After Israel-UAE Normalization, Saudi Foreign Minister Says Committed to Arab Peace Initiative

In first comments since deal, Riyadh's top diplomat hints at kingdom's opposition to normalizing ties without an agreement on the Palestinian issue

Noa Landau
Reuters
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German Foreign Minister Heiko Maas and Saudi Foreign Minister Prince Faisal bin Farhan arrive for a joint news conference in Berlin, Germany August 19, 2020.
German Foreign Minister Heiko Maas and Saudi Foreign Minister Prince Faisal bin Farhan arrive for a joint news conference in Berlin, Germany August 19, 2020.Credit: John Macdougall/Pool
Noa Landau
Reuters

Saudi Arabia remains committed to peace on the basis of the Arab Peace Initiative, which states that normalization with Israel would only come as part of a wider agreement to establish a Palestinian state, the kindgom's foreign minister said on Wednesday, in the first official comments since the United Arab Emirates reached a normalization deal with Israel.

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Faisal bin Farhan Al Saud also said in an event in Berlin that unilateral Israeli construction of settlements and moves toward annexing part of the West Bank are damaging chances for peace. He said the UAE deal, which also halted unilateral, “could be viewed as positive.”

"Saudi Arabia considers Israel's unilateral policies of an annexation and building settlements as an illegitimate and detrimental to the two states solution," Al Saud said. "Saudi Arabia affirms its commitment to peace as a strategic option based on the Arab Peace Initiatives."

As part of the Arab Peace Initiative, endorsed by the Arab League in 2002, Arab states led by Saudi Arabia have called for a Palestinian state drawn along borders that pre-date Israel’s capture of territory in a 1967 war as well as a capital in East Jerusalem and the right of return for refugees, points rejected by Israel. “Once that is achieved, all things are possible," Prince Faisal said.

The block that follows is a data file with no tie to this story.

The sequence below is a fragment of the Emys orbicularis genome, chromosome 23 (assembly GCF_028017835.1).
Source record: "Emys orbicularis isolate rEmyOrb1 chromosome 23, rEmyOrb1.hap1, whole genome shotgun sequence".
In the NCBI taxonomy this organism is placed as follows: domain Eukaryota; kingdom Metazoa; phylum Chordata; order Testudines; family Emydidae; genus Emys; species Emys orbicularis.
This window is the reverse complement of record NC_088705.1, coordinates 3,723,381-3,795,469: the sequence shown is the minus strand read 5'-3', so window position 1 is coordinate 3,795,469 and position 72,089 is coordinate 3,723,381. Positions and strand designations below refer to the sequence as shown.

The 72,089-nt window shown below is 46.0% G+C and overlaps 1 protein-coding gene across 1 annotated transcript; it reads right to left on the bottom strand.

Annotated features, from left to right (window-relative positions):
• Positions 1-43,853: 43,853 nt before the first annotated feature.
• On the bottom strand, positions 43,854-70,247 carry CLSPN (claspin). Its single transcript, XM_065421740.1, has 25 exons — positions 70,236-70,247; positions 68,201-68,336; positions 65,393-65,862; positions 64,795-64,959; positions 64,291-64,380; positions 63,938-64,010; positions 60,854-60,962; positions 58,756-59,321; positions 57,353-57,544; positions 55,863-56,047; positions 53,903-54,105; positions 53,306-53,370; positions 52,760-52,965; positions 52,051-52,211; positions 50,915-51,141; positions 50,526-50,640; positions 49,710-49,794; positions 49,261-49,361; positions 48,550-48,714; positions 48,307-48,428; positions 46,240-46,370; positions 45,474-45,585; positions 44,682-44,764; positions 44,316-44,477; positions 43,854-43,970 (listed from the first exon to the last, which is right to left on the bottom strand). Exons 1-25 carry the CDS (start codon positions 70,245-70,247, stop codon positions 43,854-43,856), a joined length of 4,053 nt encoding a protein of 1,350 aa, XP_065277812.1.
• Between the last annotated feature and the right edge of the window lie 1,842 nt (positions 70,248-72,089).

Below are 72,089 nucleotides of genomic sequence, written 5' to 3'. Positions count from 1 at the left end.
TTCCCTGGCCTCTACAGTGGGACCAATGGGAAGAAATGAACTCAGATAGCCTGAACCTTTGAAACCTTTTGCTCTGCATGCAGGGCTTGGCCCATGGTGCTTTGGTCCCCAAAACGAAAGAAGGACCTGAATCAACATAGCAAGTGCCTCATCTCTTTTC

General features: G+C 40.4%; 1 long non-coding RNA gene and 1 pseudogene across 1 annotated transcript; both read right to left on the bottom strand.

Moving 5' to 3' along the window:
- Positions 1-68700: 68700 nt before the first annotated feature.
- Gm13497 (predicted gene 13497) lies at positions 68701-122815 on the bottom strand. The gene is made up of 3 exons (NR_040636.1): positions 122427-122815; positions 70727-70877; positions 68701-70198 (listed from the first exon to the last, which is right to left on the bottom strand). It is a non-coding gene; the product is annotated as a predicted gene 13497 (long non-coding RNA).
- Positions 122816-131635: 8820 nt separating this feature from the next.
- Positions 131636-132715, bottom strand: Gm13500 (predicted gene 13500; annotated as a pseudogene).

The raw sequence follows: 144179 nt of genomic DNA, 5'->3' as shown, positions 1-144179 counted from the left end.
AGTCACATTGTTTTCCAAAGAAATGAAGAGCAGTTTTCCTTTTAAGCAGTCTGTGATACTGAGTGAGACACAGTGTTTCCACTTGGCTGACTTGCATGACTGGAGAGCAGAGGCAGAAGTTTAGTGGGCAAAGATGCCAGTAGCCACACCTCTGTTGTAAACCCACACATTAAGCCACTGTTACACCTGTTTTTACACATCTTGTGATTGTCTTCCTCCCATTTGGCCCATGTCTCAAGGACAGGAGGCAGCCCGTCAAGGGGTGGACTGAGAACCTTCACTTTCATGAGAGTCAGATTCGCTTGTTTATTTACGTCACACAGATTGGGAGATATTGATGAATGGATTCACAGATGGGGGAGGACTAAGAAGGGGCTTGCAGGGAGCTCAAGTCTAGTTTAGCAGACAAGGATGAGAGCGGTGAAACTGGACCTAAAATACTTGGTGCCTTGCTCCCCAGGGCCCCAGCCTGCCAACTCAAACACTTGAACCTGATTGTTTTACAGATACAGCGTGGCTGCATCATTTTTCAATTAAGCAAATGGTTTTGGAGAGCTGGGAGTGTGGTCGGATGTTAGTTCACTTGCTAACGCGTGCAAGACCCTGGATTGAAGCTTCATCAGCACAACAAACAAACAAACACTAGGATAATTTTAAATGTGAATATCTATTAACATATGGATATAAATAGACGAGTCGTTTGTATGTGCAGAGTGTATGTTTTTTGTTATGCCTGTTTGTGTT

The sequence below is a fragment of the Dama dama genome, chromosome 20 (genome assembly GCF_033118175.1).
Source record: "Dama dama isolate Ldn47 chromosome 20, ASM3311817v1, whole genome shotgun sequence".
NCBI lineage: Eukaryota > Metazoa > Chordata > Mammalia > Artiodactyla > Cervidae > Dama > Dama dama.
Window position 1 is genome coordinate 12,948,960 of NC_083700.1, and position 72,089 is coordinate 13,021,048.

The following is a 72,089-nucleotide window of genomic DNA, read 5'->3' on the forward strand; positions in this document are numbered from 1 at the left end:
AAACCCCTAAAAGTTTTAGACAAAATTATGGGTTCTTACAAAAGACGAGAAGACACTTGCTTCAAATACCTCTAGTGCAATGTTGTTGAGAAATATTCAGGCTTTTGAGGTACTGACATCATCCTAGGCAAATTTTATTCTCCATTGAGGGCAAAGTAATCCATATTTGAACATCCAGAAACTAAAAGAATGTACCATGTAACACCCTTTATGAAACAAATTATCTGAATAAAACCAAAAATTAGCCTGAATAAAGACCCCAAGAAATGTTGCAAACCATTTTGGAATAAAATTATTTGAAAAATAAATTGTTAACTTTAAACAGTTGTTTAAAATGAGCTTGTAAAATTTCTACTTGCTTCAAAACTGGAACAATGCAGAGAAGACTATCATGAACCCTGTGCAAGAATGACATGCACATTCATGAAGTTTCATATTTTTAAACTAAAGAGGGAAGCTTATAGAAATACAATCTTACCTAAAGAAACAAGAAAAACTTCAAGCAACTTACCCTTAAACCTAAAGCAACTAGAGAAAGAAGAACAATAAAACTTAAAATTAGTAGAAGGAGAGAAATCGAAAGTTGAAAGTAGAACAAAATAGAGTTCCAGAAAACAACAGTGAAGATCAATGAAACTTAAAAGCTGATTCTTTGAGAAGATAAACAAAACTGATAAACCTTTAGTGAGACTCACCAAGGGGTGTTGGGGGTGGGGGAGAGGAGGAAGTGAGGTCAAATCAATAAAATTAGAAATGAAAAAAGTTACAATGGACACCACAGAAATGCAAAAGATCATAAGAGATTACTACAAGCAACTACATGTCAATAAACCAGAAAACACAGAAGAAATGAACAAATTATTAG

Saudi Arabia had not previously officially commented about the deal between the UAE and Israel, which U.S. President Donald Trump helped to broker with support from senior adviser Jared Kushner.

Kushner defended Saudi Arabia's silence on the deal in an interview with CNBC over the weekend. “I do think that we have other countries that are very interested in moving forward,” Kushner claimed. “And then, as that progresses, I do think it is an inevitability that Saudi Arabia and Israel will have fully normalized relations and they will be able to do a lot of great things together,” he added.

Saudi Arabia, birthplace of Islam and site of its holiest shrines, does not recognize Israel and its air space is closed to Israeli airliners.

The kingdom, a close U.S. ally, has been ruled by 84-year-old King Salman since 2015, who has over the years repeatedly reassured Arab allies it will not endorse any Middle East peace plan that fails to address Jerusalem's status or refugees' right of return.Saudi officials have repeatedly denied any difference between King Salman, and his son, Crown Prince Mohammed bin Salman, the kingdom's de facto ruler and next in line to the throne, who has shaken up long-held policies on many issues and told a U.S. magazine in April that Israelis are entitled to live peacefully on their own land.

Both Saudi Arabia and Israel view Iran as the major threat to the Middle East. Increased tension between Tehran and Riyadh has fueled speculation that shared interests may push the Saudis and Israel to work together, and there have been signs in recent years of some thawing between the two. 

The Associated Press contributed to this report. 

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